How Labour and the Conservatives Plan to Tackle the Housing Crisis

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Both the Tories and the Labour Party have outlined in their respective manifestos how they plan to tackle England’s housing crisis, should they be successful in this month’s election. 

For the Conservatives, Boris Johnson has promised to build at least a million homes over the next five years, while introducing new measures to help first-time buyers get on the property ladder. 

“We believe in homeownership. We think it’s the right way forward,” he said.

Meanwhile, Jeremy Corbyn has said that Labour is committed to the most extensive affordable housing scheme in more than 50 years, which will see at least 100,000 new council houses built by 2024.

“Many families are in sub-standard accommodation, paying huge amounts of money for it,” said Labour’s Angela Rayner, adding that the Labour Party would take more direct control of affordable housing in the UK.

Along with 100,000 new council houses, Jeremy Corbyn also promised to build a minimum of 50,000 “genuinely affordable homes” each year, which would be made available through local Housing Associations. Prices would also be adjusted on a regional basis across the UK, in accordance with average local incomes.

Labour’s pledge: Which would result in the biggest social housing initiative being implemented since the 1960s, was welcomed by housing charity shelters.  However, the Institute for Fiscal Studies warned that if enacted, the new policy could “risk cannibalising what’s going in the private sector”.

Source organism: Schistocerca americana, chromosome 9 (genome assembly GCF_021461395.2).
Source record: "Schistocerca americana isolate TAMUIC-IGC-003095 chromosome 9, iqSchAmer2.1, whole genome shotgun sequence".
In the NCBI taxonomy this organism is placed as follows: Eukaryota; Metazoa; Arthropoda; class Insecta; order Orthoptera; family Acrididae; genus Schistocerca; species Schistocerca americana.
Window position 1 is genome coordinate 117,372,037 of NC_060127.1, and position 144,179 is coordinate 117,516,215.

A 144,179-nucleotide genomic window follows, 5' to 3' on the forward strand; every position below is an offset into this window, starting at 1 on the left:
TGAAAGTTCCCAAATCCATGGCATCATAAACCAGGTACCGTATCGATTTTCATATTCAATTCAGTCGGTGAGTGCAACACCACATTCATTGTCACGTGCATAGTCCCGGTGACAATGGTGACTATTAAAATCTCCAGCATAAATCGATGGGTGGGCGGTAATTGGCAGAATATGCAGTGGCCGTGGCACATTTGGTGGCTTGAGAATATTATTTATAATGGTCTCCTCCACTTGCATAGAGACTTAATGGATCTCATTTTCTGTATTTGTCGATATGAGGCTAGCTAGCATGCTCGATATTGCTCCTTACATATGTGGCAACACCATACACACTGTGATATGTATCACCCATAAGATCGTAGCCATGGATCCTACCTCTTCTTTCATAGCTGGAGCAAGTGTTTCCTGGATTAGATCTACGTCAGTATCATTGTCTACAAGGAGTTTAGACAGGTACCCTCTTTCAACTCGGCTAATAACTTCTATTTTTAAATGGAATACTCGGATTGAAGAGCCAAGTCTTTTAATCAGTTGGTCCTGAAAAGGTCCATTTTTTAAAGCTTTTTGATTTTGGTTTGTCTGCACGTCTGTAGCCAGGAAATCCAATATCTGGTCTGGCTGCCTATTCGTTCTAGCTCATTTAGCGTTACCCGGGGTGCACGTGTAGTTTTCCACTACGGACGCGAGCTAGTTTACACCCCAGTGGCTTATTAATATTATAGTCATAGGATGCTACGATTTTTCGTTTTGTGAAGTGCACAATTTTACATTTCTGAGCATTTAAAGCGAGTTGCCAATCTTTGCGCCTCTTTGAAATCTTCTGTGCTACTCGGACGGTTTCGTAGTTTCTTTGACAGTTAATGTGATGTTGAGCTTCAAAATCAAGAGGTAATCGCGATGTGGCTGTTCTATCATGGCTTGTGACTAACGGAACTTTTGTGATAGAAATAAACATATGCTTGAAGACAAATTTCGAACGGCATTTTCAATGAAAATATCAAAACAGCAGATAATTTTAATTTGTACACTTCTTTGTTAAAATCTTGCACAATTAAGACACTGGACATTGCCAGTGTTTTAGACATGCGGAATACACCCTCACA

Upping the ante for affordable housing

Clearly, a sticking point for votes heading into the December election, affordable housing has become a prime talking point for both primary political parties.  Labour in particular has taken its affordable housing promise to the next level, having previously stated in 2017 that 100,000 council houses or housing association homes would be built each year. They have now stepped this up to 150,000 new homes annually.

Labour’s ambitious promise comes at a time of a growing skills shortage in the UK construction sector, making it difficult to see how these 150,000 affordable homes would be built each year. Such a project would call for an extensive programme of training or the recruitment of a small army of construction workers from overseas.

Over with the Conservatives, the Tory Party has stated that, unlike Labour, it would not use public funds to build the promised one million homes over the next five years. Instead, initiatives and incentives would be introduced to motivate the private sector to build more affordable homes across England.

They also spoke of a new programme that would give first-time buyers looking to purchase a property in their area a discount of 30%.

“The Conservatives have always been the party of homeownership, but under a Conservative majority government in 2020 we can and will do even more to ensure everyone can get on and realise their dream of owning their home,” said Mr Johnson.

“At the moment renting a property can also be an uncertain and unsettling business, and the costs of deposits make it harder to move. We are going to fix that.”

Should the Liberal Democrats win at the December election, the party has promised to build 300,000 new homes in England within the next five years, which includes a minimum of 100,000 social homes.